Some children have exercise-induced asthma, or asthma symptoms that flare up when they exercise or play actively. For children with this issue, the medicine they need to take before exercise will also be listed in the Green Zone. This includes how much to take, and when to take it before play.

  • Yellow Zone: First signs of illness

This yellow zone is for when your child may be starting to get sick and is at risk of having an asthma flare. Symptoms include: cough or cold symptoms, some wheezing, having a known trigger for a flare (like change in weather), coughing at night, or having a tight chest or belly pain (little kids have a hard time knowing if they are having belly pain or chest pain). The peak flow range listed will be less than normal.

Your child will need to take all their Green Zone medication PLUS the medication listed in the Yellow zone. The Asthma Action Plan will include how much medicine to take and how often.

Your asthma action plan will also list when to call your child's doctor if the symptoms are not improving or getting worse.

  • Red Zone: This is urgent!

This red zone is for when your child is sick and their asthma flare is dangerous: medicine is not helping, you notice your child is breathing hard and/or fast, you can see your child's ribs while they are breathing, your child's nose is opening wider when they breathe (called "nasal flaring"), or your child cannot talk because they are having a hard time breathing. The peak flow range listed will be low.

Call your doctor immediately! If it is after the office is closed, go to the emergency department or call 911 if you cannot take your child there yourself.

You should also give all the Green Zone medications AND whatever rescue medications are listed in your Red Zone. Your child's asthma action plan will also include how much of the medicine to take and how often. It may be a higher dose of the Yellow Zone medication that you also give as well more frequently.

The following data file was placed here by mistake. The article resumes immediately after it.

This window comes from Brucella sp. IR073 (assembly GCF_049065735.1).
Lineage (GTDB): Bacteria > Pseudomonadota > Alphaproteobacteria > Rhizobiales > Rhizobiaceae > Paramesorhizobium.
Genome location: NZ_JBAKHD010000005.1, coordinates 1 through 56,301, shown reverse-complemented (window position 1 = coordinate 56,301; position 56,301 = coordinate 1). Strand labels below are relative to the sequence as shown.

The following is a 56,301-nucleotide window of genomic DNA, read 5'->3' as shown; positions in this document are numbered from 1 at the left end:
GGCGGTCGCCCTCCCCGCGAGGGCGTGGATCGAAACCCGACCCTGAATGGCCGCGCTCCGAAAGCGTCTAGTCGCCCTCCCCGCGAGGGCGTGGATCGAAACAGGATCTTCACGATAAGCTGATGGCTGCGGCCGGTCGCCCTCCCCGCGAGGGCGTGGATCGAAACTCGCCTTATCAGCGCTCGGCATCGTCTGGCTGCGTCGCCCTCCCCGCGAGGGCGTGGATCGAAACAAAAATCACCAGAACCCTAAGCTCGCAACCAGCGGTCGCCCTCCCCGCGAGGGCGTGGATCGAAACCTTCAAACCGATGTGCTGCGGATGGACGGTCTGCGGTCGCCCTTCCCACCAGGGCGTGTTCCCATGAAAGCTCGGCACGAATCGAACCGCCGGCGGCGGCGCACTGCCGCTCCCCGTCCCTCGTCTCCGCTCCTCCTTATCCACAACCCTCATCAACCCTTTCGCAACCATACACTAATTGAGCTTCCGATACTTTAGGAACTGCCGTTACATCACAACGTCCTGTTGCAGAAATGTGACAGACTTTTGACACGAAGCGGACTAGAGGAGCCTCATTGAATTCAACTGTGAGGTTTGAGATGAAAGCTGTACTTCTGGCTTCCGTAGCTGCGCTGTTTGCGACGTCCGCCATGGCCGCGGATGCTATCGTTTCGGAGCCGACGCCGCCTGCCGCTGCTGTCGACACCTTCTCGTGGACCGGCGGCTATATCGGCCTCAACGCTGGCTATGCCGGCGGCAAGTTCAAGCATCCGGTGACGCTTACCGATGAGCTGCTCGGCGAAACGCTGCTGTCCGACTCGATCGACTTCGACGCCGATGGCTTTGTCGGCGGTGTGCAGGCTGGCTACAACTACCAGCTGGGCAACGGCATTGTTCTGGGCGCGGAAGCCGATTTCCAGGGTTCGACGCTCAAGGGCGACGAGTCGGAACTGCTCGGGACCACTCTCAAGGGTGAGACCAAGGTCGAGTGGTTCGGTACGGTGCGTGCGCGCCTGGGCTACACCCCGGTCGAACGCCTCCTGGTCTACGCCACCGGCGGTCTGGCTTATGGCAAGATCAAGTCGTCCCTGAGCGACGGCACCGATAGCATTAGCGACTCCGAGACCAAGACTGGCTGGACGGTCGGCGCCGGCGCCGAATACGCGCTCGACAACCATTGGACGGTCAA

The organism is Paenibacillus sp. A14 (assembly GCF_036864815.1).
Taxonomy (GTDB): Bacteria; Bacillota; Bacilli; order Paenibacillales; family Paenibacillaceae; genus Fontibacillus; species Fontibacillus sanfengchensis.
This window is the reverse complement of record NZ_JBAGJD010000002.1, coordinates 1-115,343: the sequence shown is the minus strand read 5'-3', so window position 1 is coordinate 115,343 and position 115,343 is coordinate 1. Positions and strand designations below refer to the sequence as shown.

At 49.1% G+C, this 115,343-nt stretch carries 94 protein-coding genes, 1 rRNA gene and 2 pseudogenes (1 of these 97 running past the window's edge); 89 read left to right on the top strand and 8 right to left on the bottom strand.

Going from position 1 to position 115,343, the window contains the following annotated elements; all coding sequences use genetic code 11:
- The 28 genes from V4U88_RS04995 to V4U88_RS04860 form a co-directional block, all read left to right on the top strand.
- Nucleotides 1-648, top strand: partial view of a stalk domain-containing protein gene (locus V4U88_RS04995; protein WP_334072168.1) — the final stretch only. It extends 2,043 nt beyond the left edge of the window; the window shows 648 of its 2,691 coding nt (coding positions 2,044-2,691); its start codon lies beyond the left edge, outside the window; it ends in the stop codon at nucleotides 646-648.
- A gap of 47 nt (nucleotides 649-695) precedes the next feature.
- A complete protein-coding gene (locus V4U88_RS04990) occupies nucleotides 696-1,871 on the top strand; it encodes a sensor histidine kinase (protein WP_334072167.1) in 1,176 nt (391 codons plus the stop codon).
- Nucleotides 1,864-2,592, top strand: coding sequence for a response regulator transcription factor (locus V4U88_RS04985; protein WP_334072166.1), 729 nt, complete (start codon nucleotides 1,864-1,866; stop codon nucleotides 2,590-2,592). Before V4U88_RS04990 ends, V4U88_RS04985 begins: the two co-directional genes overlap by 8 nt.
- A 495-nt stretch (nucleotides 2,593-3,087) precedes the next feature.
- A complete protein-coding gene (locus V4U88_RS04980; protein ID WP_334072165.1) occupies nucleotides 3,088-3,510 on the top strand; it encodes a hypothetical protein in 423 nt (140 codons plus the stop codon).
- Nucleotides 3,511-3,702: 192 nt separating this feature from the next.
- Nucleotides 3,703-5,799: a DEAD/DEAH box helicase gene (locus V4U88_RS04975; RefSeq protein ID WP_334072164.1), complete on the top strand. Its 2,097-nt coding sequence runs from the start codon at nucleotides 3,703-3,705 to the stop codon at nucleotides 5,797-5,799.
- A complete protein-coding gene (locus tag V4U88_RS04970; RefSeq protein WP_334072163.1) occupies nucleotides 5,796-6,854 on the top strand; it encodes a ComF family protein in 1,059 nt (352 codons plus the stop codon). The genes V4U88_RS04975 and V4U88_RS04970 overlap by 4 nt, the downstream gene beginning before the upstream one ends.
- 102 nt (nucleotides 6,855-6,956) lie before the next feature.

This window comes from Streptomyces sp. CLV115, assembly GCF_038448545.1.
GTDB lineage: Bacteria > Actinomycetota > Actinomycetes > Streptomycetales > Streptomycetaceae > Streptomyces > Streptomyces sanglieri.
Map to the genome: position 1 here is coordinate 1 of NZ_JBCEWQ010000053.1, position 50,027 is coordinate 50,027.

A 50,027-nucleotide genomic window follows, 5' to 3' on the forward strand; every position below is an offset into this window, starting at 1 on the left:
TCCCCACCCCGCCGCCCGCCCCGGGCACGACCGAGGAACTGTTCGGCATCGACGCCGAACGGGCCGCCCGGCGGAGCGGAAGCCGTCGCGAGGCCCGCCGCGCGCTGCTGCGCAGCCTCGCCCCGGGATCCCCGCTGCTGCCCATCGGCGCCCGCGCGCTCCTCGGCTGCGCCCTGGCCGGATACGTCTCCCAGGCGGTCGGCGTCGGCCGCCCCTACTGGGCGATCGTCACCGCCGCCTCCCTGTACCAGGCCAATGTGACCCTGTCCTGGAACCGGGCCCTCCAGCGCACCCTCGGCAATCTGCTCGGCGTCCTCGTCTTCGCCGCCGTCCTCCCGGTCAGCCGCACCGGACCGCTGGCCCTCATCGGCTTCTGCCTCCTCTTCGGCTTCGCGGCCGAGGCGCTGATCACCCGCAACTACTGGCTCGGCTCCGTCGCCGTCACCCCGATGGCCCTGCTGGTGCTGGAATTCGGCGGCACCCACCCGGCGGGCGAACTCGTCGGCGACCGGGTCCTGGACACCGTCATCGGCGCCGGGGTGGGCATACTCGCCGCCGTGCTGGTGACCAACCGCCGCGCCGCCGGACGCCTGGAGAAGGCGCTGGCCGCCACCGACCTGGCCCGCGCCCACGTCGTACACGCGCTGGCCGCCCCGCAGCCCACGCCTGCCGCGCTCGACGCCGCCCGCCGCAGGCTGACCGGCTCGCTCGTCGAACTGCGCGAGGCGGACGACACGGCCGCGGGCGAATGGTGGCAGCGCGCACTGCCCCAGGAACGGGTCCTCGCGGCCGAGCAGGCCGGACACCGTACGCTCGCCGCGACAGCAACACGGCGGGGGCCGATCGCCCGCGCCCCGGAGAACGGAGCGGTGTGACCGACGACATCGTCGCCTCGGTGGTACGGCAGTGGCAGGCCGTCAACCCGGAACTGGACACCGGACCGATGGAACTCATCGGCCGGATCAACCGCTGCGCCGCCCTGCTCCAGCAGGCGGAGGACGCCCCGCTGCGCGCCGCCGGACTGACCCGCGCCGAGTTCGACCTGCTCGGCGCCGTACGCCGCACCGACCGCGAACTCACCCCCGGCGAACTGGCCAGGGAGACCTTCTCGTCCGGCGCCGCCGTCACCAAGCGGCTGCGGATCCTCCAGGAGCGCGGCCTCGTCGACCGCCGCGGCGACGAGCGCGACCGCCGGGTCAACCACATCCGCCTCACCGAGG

If you have any questions about the asthma action plan, or you do not have one but think your child could benefit, please talk with your child's pediatrician.

More information

About Dr. Dunn

Clinton D Clinton Dunn, MD, FAAP, is a board-certified pediatrician and allergist/immunologist who practices in the Hampton Roads Virginia area. He is a member of the American Academy of Pediatrics (AAP) and the AAP Section on Allergy and Immunology. His clinical interests focus on atopic dermatitis, asthma, food allergy and applying high quality evidence-based medicine for the improvement of pediatric allergic/immunologic diseases.

About Dr. Dodson

Clinton DAddie Dodson, MD, FAAP, is a board-certified pediatrician and currently completing her fellowship in pediatric pulmonology at Children’s Hospital Los Angeles. Dr. Dodson is a member of the AAP its Section on Pediatric Pulmonology and Sleep Medicine. She currently serves as the section’s executive committee fellow-in-training liaison. Dr. Dodson's clinical interests within pulmonology are growing while she continues in her fellowship, but she has special interests in asthma, use of technology to improve practice, medical education and advocacy.

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American Academy of Pediatrics Section on Allergy and Immunology (Copyright © 2024)
The information contained on this Web site should not be used as a substitute for the medical care and advice of your pediatrician. There may be variations in treatment that your pediatrician may recommend based on individual facts and circumstances.